Arthrogryposis is a congenital disorder characterized by extreme joint stiffness that inhibits strength and flexibility in upper and lower extremities. Cases vary in severity, but this research focuses on those in which patients require a wheelchair for mobility. Currently, two conventional designs exist: mechanical and electric wheelchairs. For most arthrogryposis patients, existing mechanical wheelchairs are insufficient for independent propulsion as their joints are severely impaired, prohibiting them from reaching the outer handrails on the wheels and expending enough force to propel and steer. Existing devices that improve the mechanical advantage of wheelchairs are insufficient for the needs of these patients who have very limited and specific ranges of motions, which are not compatible with the required force inputs. Though electric wheelchairs allow independent mobility, they are expensive to maintain and not easily portable, limiting their use by socioeconomically disadvantaged patients.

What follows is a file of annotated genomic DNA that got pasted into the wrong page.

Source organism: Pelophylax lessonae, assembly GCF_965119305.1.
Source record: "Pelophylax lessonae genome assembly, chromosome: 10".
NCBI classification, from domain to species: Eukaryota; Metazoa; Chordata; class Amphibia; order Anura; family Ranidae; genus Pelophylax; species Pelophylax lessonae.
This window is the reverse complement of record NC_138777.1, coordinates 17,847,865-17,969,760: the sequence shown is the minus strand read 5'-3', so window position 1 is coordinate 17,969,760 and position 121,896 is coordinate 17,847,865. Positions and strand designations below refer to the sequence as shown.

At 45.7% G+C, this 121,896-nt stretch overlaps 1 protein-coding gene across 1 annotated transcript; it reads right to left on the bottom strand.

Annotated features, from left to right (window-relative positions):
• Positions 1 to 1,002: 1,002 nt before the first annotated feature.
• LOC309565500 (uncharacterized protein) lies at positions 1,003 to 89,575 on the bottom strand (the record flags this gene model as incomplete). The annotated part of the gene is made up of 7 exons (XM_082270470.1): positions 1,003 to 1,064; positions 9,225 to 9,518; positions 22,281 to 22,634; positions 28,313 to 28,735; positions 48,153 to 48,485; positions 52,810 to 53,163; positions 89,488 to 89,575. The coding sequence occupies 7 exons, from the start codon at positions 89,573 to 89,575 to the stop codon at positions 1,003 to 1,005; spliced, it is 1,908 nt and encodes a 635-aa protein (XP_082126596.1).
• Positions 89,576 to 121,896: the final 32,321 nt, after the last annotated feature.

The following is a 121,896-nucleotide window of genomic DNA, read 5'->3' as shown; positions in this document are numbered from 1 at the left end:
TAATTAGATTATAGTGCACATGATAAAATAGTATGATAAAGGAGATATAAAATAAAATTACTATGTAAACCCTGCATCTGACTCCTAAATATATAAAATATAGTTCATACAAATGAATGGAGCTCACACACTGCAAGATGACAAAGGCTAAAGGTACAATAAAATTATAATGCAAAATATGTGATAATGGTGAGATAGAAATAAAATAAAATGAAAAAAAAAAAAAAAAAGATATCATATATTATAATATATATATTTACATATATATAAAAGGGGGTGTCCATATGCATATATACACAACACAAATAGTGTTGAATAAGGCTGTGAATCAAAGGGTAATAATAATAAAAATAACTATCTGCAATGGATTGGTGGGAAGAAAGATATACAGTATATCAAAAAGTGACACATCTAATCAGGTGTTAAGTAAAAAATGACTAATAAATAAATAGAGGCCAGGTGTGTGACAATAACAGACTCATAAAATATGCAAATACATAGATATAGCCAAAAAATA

Arthrogryposis patients require a lightweight, portable and durable mechanical wheelchair that takes advantage of the user’s specific strengths, and is easily maneuvered in all directions without assistance. A design is presented for a socioeconomically disadvantaged teenage client with arthrogryposis. After taking data regarding the ranges of motion and strength of the client, a new propulsion system was designed and retrofitted to a conventional wheelchair. Prototye I has been tested and a second-generation design which fits the needs of a wider audience suffering from arthrogryposis is presented.

This content is only available via PDF.
You do not currently have access to this content.